The aims of this study were to determine whether detection of major depression in primary care was associated with improved outcome, and to compare the 4.5 month outcomes of detected and undetected depressed primary care patients and depressed psychiatric patients.
Primary care patients with major depression were recruited from the practices of 50 family physicians in Southeastern Michigan using a two-stage selection procedure employing the Center for Epidemiologic Studies-Depression Scale (CES-D) and the Structured Clinical Interview for DSM-III-R (SCID) ; clinician detection of depression was ascertained by response to a direct query on a rating form.
Depressed patients seeking treatment in an outpatient psychiatric setting also received the CES-D and the SCID.
Data on patient demographics and clinical characteristics were obtained for both primary care and psychiatric patients.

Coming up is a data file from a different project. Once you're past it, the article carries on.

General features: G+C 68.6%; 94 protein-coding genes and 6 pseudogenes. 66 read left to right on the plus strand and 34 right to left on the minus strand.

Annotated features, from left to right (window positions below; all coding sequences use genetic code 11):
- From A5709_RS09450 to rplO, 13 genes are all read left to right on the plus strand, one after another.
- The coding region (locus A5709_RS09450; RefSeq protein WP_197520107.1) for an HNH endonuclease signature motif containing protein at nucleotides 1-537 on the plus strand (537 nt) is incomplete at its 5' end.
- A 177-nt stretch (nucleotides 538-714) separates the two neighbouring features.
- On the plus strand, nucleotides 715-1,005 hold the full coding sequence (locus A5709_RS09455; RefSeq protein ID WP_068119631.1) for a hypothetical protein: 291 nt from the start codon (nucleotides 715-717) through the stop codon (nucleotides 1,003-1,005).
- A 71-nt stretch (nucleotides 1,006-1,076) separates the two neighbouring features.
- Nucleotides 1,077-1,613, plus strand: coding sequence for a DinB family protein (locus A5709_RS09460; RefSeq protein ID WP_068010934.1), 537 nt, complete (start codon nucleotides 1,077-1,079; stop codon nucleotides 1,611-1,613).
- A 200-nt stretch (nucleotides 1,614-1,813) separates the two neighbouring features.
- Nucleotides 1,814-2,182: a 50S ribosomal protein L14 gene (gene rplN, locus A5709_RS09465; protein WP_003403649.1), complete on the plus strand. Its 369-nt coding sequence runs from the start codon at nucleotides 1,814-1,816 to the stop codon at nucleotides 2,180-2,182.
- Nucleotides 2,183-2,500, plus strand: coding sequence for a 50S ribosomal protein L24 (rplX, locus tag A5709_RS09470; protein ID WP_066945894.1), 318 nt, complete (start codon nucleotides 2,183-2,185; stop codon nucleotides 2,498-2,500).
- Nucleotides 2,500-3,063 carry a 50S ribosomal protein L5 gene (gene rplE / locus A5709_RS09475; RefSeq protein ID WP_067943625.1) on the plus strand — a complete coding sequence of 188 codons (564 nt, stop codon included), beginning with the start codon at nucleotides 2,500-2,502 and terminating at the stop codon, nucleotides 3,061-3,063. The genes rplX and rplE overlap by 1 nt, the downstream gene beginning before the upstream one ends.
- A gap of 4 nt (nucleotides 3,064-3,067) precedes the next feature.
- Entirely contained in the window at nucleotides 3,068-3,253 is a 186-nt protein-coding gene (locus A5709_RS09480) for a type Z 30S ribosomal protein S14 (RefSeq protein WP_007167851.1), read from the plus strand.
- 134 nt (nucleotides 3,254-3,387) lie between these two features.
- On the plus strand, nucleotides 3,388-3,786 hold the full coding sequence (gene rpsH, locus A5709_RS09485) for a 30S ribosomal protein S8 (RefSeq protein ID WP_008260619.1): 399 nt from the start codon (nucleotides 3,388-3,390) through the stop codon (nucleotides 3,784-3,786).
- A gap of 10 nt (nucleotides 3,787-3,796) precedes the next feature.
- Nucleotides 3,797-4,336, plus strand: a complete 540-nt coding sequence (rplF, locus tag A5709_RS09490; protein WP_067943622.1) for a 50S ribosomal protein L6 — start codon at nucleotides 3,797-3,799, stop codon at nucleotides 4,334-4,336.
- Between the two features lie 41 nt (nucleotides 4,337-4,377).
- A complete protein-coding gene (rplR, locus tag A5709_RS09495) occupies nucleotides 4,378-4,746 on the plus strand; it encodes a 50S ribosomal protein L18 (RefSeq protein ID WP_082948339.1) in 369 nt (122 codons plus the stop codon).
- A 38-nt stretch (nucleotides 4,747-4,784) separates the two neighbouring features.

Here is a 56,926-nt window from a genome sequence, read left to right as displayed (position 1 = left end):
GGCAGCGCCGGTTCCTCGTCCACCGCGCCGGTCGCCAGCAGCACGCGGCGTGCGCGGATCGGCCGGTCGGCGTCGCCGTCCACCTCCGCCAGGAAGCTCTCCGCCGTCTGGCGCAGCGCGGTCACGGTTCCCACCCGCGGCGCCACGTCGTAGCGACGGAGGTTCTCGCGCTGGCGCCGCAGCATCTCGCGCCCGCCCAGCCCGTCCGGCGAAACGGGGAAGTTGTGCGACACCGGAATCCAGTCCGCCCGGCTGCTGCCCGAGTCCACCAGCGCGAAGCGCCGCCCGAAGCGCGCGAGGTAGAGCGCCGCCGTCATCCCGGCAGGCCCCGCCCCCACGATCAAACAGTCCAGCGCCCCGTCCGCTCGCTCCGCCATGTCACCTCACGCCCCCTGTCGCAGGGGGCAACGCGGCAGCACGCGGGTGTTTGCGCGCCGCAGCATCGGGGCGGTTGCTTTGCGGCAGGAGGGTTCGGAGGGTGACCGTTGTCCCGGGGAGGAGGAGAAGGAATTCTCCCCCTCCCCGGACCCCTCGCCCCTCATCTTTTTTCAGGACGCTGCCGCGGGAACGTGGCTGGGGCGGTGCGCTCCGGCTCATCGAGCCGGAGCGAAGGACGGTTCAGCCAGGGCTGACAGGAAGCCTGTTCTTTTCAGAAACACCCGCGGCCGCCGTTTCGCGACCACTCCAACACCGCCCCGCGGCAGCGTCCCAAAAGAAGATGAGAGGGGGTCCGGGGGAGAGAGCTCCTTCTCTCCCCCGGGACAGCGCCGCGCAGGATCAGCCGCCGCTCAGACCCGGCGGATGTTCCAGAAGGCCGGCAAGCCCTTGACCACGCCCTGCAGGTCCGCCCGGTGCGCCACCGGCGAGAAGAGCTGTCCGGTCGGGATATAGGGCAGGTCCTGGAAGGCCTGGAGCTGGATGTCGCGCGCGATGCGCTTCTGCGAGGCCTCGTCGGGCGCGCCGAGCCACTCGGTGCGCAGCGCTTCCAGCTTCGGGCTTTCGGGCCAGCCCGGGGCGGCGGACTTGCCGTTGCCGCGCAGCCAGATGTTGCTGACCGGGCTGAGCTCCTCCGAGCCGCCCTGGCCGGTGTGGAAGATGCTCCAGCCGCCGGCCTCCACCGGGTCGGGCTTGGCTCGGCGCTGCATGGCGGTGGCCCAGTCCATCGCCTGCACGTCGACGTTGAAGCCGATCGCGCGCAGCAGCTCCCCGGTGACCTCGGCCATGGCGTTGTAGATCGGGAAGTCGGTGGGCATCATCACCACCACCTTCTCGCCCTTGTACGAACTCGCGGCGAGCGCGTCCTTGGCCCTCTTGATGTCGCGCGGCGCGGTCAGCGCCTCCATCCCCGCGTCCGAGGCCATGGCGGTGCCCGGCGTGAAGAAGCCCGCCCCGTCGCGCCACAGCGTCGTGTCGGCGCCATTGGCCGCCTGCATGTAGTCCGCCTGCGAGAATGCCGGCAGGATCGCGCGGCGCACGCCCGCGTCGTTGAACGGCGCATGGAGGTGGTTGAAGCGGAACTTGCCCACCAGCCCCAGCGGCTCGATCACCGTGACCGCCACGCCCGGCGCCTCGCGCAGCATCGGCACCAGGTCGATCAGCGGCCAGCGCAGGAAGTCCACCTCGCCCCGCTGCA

Initial and 4.5 month scores on the Hamilton Depression Rating Scale (HAM-D) were obtained for 34 undetected and 25 detected depressed primary care and 55 depressed psychiatric patients.
Improvement in depression over time was assessed by the change in HAM-D scores over the 4.5 months.
The three groups did not differ in initial severity.
Both psychiatric and undetected primary care patients showed significant improvement at 4.5 months, whereas detected primary care patients did not improve.
At 4. (...)
Mots-clés Pascal : Etat dépressif, Trouble humeur, Etude comparative, Dépistage, Soin santé primaire, Service santé, Psychiatrie, Evolution, Etude longitudinale, Homme, Filière soins
Mots-clés Pascal anglais : Depression, Mood disorder, Comparative study, Medical screening, Primary health care, Health service, Psychiatry, Evolution, Follow up study, Human
Notice produite par :
Inist-CNRS - Institut de l'Information Scientifique et Technique
Cote : 97-0530730
Code Inist : 002B18H05B. Création : 13/02/1998.